Recent news that the EU would most likely take over the US role of hosting an international exchange of LRIT (Long-Range Identification and Tracking Systems) data from SOLAS ships is only the latest development in a long trend of increasing ship monitoring.
From prior experience writing about AIS, I know monitoring raises concerns in seafarers. Regulators and owners, on the other hand, are generally positive. In many highly trafficked areas, governments use monitoring to set up and control the flow of ships.
This article kicks off a study into how different companies and nations are using monitoring, to make shipping operations safer, more profitable, more predictable and less likely to cause pollution. How is data being collected, transmitted, shared, purchased and manipulated?
What are the arguments for and against monitoring technology? Which companies are making innovative monitoring-related products and services? And which nations are setting up transit corridors, where are they doing it and where are they thinking about doing it?
Along with my own reports and entries published here, I will also start a series of discussions that aim to address different aspects of this story:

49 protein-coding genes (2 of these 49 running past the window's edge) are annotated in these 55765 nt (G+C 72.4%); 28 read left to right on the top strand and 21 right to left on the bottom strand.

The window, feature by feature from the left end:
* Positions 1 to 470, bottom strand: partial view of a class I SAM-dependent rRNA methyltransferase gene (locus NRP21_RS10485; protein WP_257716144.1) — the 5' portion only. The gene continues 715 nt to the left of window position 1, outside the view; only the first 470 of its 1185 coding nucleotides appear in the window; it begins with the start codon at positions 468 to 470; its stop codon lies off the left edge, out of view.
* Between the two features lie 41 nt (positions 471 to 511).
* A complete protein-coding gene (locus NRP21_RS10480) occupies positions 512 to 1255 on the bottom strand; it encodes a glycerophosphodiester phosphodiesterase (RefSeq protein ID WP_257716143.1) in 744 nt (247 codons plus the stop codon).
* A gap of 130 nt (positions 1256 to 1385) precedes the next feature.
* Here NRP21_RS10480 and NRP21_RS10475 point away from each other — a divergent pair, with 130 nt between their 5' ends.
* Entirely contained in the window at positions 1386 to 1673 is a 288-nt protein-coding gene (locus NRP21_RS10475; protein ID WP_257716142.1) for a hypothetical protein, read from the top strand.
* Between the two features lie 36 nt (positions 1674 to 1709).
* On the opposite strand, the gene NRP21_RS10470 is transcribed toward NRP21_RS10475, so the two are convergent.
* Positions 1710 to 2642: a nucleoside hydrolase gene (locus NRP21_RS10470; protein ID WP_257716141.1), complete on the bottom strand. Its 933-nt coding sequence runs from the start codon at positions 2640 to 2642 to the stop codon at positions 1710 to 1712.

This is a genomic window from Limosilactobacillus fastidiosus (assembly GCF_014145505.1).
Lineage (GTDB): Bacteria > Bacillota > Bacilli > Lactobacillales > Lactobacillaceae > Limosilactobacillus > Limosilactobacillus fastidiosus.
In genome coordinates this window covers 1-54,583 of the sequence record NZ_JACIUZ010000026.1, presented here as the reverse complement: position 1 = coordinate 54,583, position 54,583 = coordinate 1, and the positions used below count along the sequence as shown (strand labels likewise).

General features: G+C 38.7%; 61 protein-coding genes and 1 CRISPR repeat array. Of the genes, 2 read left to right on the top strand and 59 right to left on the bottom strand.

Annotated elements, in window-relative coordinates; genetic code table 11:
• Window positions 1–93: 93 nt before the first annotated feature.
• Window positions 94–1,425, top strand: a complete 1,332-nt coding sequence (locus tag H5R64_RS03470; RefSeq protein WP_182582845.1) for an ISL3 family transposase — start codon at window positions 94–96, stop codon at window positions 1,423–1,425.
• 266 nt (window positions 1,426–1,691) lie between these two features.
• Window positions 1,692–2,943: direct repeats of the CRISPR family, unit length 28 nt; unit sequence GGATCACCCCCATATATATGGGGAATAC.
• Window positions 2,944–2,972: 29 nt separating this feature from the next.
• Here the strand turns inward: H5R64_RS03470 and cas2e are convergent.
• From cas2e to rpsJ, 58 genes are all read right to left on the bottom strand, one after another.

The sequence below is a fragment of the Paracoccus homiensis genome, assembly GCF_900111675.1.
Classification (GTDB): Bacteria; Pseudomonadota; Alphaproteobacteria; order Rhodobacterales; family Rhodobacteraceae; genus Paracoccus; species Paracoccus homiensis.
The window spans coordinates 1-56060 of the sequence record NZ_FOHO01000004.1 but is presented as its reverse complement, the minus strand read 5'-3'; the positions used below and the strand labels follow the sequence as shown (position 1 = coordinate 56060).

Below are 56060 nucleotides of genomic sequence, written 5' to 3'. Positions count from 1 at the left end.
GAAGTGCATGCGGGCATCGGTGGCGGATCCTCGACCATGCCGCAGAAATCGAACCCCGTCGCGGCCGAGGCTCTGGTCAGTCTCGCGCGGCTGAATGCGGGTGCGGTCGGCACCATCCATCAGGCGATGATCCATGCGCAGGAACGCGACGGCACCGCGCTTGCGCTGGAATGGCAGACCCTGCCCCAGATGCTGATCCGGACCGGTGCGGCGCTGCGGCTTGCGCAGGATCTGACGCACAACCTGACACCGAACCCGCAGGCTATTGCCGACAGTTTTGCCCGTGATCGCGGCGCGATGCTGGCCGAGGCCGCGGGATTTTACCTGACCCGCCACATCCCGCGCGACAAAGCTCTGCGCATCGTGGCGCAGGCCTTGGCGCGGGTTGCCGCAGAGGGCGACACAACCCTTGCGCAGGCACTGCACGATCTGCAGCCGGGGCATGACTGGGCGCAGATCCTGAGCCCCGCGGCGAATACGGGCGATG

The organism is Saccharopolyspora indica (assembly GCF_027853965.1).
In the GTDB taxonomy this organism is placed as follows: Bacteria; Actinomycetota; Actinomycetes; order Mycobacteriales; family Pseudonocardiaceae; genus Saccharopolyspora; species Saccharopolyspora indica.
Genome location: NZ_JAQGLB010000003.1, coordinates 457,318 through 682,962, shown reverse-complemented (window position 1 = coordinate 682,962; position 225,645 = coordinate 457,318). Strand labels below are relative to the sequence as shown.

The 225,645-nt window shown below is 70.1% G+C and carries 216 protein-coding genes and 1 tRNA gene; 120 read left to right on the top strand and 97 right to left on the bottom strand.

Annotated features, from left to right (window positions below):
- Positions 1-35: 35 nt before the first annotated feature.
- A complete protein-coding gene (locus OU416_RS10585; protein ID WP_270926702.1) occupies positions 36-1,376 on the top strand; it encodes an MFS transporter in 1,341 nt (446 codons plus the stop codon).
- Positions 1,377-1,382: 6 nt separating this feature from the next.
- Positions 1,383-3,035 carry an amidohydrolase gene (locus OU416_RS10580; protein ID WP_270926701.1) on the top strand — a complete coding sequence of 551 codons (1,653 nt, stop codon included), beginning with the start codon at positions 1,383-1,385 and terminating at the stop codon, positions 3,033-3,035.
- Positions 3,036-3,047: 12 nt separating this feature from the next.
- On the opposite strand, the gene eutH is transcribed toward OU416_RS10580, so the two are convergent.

- At the forum, I have started a discussion into how seafarers see ship monitoring, and what they would like to see in future, in terms of technology, regulations or company policy
- At the Maritime Executive discussion group in LinkedIn, I have started a discussion into how technology and shipping companies are making use of new technologies and possibilities with greater monitoring, and
- At the Hydrography discussion group in LinkedIn, I am starting a discussion about how governments are using monitoring and establishing transit corridors to control shipping and its impact.
In order to provide a way for those who are interested to follow all of these discussions simultaneously, I set up a daughter blog called “Monitor” that gathers all input into a single presentation. You can also follow the discussion on 59° 56′ N